Mosaics in opus sectile (literally, “cut work”) are the rich cousins of the more common mosaics made of small cubes known as tesserae. The technique of opus sectile involves custom cutting colored stone into prescribed shapes to fashion figures or geometric designs, often inlaid on a marble substrate. It is thought to have been more expensive because of the materials – in this case, red and green porphyry – the intricate cutting required, and the supporting substrate. The medium, used in Roman times, was revived in the eleventh to thirteenth centuries in Italy and Greece.
Here a central rectangle is framed by discontinuous bands which curve around a series of circles and lozenges. Inlaid with patterns of squares and triangles, this mosaic resembles several in southern Italy, including a panel on the pulpit of the Cathedral of San Pietro in Fondi, south of Rome. This example likely formed part of a floor, given its substantial thickness and the rough surface of its back; another mosaic of similar design paved the choir of the Basilica di San Nicola in Bari, on the Adriatic coast. Given these comparisons, the Dumbarton Oaks opus sectile work is very likely of similar origin, made for the floor of a church in southern Italy.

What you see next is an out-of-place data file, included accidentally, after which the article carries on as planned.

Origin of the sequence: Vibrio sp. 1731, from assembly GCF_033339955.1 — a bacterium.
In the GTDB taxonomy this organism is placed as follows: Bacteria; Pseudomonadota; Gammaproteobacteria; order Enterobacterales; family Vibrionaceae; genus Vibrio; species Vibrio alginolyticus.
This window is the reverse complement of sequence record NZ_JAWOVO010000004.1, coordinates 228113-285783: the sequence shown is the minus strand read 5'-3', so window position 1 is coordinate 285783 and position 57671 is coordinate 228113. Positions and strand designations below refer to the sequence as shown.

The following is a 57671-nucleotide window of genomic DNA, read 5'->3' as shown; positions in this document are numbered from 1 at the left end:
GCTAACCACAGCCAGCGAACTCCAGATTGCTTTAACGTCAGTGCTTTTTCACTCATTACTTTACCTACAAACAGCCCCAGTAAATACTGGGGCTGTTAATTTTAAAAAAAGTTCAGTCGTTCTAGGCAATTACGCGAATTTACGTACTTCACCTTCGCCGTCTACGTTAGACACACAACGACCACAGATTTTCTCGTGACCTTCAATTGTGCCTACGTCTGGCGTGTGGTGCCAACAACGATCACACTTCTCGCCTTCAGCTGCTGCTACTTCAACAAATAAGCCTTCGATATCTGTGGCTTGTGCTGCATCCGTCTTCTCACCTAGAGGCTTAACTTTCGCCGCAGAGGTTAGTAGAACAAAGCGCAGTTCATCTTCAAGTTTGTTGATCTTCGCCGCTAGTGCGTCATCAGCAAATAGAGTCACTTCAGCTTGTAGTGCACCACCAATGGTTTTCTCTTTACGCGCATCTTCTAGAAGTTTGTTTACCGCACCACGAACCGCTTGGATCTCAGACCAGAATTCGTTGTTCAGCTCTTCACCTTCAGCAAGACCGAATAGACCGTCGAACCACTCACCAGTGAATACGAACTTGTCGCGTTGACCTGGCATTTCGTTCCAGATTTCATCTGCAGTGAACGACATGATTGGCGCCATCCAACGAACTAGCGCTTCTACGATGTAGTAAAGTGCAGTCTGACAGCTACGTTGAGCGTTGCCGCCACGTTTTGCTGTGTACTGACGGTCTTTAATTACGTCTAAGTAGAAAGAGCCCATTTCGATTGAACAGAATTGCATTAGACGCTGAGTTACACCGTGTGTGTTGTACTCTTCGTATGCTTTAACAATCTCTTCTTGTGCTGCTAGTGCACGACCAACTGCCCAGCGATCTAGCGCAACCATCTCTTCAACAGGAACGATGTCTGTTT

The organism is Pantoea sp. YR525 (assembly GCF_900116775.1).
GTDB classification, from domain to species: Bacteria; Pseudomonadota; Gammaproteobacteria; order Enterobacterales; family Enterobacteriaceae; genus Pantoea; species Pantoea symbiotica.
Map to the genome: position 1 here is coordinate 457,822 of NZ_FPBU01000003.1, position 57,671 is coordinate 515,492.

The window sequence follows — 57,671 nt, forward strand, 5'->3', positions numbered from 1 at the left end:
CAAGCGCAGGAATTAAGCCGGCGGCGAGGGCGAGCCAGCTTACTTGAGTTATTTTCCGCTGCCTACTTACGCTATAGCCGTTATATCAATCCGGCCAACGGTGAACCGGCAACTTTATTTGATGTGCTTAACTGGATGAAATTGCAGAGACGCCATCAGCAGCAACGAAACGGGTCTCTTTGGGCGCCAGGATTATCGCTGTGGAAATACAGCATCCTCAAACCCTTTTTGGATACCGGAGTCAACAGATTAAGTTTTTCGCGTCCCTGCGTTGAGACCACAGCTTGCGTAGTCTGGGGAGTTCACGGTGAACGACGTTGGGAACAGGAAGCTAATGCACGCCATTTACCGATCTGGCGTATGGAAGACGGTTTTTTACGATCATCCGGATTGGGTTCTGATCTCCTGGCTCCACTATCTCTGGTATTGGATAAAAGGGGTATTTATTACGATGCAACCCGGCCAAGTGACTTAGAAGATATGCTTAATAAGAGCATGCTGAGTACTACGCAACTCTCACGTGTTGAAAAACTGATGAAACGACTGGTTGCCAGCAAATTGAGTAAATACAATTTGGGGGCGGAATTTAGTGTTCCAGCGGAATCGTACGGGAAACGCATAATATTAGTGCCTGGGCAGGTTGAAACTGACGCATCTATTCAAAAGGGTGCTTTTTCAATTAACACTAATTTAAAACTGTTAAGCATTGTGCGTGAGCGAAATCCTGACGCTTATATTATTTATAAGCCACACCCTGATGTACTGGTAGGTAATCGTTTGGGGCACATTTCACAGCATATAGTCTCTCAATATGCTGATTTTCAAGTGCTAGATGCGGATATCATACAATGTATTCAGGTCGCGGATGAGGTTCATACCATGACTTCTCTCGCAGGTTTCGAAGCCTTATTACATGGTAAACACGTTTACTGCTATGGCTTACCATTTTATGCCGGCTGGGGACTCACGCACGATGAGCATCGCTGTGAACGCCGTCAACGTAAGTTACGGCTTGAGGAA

The piece was given to Dumbarton Oaks in 1949 in memory of Joseph Brummer (1883–1947) by his widow and brother. Brummer had been a prominent art dealer in Paris and New York, with whom the Blisses had conducted business from the early years of their collecting.
- J. Hanson
The Dumbarton Oaks Collection, Harvard University (Washington, D.C., 1955), 147, no. 289.
Handbook of the Byzantine Collection (Washington, D.C., 1967), 103-4, no. 351.
G. Bühl, ed., Dumbarton Oaks: The Collections (Washington, D.C., 2008), 158, pl. p. 159.
R. de Leo, "A Conjecture on the Hausdorff Dimension of Attractors of Real Self-Projective Iterated Function Systems," Experimental Mathematics 24.3 (2015), esp. 276, fig. 3b.
Gift of Ernest Brummer and Mrs. Joseph Brummer in memory of Joseph Brummer (dealer) to Dumbarton Oaks Research Library and Collection, Washington, DC, 1949.
Dumbarton Oaks Research Library and Collection, Byzantine Collection, Washington, DC.